Review of Children's Rights in Scotland (Cleland & Sutherland)
Alison Cleland and Elaine Sutherland
PUBLISHER: W GREEN
The first edition of this book was written before the Children (Scotland) Act 1995 had come into force – not that long ago (some of us feel). This, the third edition, was published in 2009, only 13 years later, but it is starkly apparent how much the world has changed in relation to children’s rights in that time.
There isn’t a chapter that doesn’t mention international law, and that is just one of the things that makes this book a great addition to any busy family lawyer’s bookcase: it’s not easy keeping up to speed with relevant developments in European law or in relation to the various UN conventions, and this book makes sure that you have the necessary basic principles and overview.
Another thing that makes it very valuable is the breadth covered – it ranges from new perspectives on traditional topics: child abduction, adoption, and education (handled in typically lucid style by Shona Smith, Janys Scott QC and Lesley-Anne Barnes, respectively), to highly specialised new subjects on which it would not be easy for a high street family practitioner to get information without access to a law library: freedom from sexual exploitation, the child and the media, and immigration, asylum and the child (considered respectively by Alison Cleland, David Goldberg and Diego Quiroz-Onate).
Even in chapters on “traditional” topics, like that on “Children’s Voices in Legal Proceedings”, by Alison Cleland, there are new angles that are not just of academic interest, but of real practical application for court practitioners. The section on the right to legal representation has a valuable analysis of whether the approaches currently taken by the courts and SLAB are compliant with our international (and now national) obligations. Ms Cleland is typically (and charmingly) direct when she considers whether the Law Society of Scotland is doing all it should be when accrediting child law specialists – challenging the current position as “representing an abdication of the responsibilities which the Law Society should exercise in relation to child clients”. She also challenges us, as practitioners who act for children, to examine whether we have the requisite training and experience.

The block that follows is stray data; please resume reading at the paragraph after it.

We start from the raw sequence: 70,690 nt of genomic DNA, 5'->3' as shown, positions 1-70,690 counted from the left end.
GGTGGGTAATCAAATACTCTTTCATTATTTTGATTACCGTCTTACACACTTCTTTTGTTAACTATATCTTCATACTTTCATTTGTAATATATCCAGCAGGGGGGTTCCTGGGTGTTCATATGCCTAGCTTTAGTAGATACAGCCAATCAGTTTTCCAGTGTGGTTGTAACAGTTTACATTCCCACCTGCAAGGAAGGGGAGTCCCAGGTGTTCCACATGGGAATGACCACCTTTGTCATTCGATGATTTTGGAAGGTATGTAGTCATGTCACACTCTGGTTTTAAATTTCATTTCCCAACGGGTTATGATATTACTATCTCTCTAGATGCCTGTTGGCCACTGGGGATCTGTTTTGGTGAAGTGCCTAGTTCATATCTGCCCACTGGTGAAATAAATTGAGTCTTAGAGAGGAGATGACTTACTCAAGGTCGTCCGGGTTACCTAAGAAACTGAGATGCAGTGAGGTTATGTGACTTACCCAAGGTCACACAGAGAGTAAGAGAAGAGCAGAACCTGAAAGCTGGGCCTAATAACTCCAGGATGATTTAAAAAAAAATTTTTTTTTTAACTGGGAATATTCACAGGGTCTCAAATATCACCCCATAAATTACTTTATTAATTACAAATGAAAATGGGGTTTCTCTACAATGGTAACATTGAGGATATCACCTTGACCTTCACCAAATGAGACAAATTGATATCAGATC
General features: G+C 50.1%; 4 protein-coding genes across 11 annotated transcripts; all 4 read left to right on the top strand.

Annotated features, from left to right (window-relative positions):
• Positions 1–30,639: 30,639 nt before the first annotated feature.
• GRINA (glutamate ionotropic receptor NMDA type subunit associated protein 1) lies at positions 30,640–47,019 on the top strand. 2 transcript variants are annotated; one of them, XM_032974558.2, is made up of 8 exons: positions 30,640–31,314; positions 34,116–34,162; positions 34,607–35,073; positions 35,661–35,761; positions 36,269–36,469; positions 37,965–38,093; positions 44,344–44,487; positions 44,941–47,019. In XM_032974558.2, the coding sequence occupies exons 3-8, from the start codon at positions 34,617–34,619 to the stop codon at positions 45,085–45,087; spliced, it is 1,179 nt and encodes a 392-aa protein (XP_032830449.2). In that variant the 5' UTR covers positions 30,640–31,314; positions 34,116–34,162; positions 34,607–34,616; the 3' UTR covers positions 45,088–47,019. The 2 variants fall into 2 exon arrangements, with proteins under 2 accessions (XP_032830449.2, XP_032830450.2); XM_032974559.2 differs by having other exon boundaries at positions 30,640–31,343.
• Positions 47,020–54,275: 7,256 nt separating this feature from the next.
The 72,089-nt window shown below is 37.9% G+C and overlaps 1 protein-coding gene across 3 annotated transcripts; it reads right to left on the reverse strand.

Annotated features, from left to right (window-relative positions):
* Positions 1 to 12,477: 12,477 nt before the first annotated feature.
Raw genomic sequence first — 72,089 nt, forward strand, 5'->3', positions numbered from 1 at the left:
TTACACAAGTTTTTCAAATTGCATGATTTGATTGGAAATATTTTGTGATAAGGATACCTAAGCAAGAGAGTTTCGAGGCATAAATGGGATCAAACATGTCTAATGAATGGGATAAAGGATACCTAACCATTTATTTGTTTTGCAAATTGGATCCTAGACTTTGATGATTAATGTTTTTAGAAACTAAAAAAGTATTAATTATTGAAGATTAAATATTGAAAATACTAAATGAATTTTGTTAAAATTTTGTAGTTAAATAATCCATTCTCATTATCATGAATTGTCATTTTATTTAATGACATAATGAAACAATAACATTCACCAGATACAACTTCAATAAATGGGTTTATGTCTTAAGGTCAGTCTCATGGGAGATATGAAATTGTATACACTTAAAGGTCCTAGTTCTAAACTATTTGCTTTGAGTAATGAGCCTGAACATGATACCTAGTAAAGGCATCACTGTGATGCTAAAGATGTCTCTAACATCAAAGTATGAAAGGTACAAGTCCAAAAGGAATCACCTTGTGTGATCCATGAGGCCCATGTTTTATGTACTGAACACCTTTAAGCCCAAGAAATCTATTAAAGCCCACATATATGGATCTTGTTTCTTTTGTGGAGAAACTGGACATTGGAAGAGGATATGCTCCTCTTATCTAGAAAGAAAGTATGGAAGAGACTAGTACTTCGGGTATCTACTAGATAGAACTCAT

With family law being a constantly moving feast, it is useful to find consideration of some recent developments like permanence orders: Ken Norrie’s chapter, “The Child’s Right to be Looked After”, is a very well written exposition of the complex interaction between the private and public law aspects of protecting children. He deals with the need to strike a balance between the duties of parents and the state (the latter encompassing both the duty to support parents in the fulfilment of their responsibilities and also that to protect children if the parents are not fulfilling those responsibilities). What is especially useful here is the clear and concise way in which the relevant aspects of the UN and European Conventions are considered, along with relative case law. There are a few thought-provoking and practical paragraphs on some of the European/international law issues that may arise in relation to permanence orders, which practitioners in this area would be well advised to think about, and act upon, in their day-to-day practice.
Space has permitted me to mention only a few of the 16 chapters in this book – there isn’t a bad one among them. The variety of subject matter is this work’s real strength. It is a timely, useful and thought-provoking read and I commend it to you.
- Rachael Kelsey, Sheehan Kelsey Oswald Family Law Specialists
Suggestions for future books
The Book Review Editor is David J Dickson. Books for review should be sent c/o The Law Society of Scotland, 26 Drumsheugh Gardens, Edinburgh EH3 7YR